Mowlam bows out
The decision by Mo Mowlam to announce her retirement from
politics was hardly a surprise. In the last week, the rumour mill
had started to crank itself up, speculating on her imminent
departure. So when the former Six-County Direct Ruler, on Monday
4 September, made her announcement, the political obituaries were
more or less written and ready to go to print.
So what of
Mowlam's legacy for the North?
Lauded as the most popular politician in Britain because of
her stewardship of the peace process, Mowlam, if you are to
accept the opinions of the establishment press, shouldn't be
surprised either if the pope puts her on his list for
beatification. For nationalists and republicans, the view of
Mowlam would be more akin to the curates egg: good in parts.
d while she ran with the peace process since taking up
office after the election of May 1997, it is more accurate to say
that the peace process made Mowlam rather than Mowlam making the
Pundits say that Mowlam's political instincts leaned towards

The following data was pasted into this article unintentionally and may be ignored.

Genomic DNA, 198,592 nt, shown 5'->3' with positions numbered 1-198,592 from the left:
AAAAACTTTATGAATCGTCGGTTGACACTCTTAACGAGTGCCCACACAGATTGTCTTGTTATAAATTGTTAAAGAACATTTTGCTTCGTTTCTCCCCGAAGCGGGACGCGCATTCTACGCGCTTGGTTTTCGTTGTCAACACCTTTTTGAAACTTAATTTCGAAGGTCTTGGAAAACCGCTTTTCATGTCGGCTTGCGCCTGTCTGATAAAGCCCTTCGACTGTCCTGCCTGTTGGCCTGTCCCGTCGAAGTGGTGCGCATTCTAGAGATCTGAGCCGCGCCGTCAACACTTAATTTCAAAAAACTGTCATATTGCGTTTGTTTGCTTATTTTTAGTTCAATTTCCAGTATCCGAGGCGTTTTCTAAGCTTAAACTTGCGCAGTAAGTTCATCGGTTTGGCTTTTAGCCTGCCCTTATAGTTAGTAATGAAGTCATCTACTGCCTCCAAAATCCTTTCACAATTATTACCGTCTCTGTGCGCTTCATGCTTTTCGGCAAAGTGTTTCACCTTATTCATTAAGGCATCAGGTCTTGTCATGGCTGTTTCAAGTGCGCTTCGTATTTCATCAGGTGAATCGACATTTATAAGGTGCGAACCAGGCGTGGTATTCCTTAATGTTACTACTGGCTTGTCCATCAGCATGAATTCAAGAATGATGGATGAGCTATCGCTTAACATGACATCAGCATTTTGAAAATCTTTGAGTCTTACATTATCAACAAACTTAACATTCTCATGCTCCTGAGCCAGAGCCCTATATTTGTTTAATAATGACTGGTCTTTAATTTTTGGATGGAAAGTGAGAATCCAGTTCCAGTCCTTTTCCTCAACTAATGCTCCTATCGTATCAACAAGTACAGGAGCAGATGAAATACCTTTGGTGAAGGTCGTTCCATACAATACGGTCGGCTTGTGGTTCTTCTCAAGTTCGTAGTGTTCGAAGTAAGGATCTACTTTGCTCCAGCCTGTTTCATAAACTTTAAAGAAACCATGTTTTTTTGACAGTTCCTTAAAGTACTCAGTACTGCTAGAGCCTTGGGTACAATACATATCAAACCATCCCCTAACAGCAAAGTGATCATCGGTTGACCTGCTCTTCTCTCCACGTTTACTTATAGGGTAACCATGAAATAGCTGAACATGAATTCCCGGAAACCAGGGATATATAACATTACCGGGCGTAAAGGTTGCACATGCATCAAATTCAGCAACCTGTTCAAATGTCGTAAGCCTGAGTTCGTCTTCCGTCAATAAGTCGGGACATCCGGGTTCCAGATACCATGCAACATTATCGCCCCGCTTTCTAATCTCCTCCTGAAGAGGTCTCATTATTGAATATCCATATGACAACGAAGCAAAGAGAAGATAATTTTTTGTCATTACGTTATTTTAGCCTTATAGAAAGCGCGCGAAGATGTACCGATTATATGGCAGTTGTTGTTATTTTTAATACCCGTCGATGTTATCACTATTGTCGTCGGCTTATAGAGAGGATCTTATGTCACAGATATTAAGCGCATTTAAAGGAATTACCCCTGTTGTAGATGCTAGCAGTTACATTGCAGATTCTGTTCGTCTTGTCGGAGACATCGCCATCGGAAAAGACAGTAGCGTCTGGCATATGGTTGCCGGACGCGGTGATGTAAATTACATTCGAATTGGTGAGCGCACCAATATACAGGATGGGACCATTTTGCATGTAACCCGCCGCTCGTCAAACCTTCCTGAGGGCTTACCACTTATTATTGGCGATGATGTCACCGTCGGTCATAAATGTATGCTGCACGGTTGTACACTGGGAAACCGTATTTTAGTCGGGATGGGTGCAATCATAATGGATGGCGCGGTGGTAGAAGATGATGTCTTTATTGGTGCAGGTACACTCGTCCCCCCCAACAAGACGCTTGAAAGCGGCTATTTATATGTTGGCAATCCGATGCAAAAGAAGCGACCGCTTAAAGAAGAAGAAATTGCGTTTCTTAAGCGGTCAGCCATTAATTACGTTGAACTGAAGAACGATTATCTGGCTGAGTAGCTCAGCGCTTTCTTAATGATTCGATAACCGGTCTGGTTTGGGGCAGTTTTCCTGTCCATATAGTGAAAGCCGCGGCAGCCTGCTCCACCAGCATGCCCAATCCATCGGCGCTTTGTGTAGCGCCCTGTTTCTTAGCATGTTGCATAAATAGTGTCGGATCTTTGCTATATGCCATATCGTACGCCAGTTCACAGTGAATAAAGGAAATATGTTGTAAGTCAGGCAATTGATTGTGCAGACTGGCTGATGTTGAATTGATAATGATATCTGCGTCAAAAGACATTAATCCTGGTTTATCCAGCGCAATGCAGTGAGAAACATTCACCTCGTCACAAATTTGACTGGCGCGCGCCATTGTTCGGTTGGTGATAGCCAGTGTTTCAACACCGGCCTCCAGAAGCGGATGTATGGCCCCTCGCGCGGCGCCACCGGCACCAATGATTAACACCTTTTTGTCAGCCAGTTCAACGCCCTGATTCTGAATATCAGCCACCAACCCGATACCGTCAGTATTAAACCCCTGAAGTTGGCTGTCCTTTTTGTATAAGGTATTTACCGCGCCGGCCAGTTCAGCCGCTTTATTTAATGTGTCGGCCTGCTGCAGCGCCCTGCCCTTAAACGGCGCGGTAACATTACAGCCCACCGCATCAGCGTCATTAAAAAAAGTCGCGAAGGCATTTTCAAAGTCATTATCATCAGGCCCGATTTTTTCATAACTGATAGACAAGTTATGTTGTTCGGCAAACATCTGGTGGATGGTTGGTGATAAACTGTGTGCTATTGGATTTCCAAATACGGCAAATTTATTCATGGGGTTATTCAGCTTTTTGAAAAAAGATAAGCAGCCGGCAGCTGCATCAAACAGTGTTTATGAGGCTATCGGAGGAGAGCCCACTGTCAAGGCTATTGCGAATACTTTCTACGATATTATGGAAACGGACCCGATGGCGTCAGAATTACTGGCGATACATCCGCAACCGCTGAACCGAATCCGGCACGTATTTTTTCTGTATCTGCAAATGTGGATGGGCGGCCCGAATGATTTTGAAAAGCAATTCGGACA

the republican and nationalist position and that she was
continually in dispute with unionists. The fact remains that it
was Mowlam who, despite her touchy-feely style, sent the British
army and RUC in to beat people off the Garvaghy Road to allow an
Orange Parade to pass.
It was against this background that the IRA reinstated its
cessation of military operations, once again opening the window
of opportunity for the peace process. Mowlam took up the
challenge and it is a credit to her, but it was the IRA's
initiative that put the peace process back on track.
For us in Ireland, she is another Direct Ruler who came, saw
and didn't conquer. She went and Mandelson arrived with the more
typical patrician style. And that is the key point. The style of
Direct Ruler may change from one to the next, yet all we want to
see is the last one.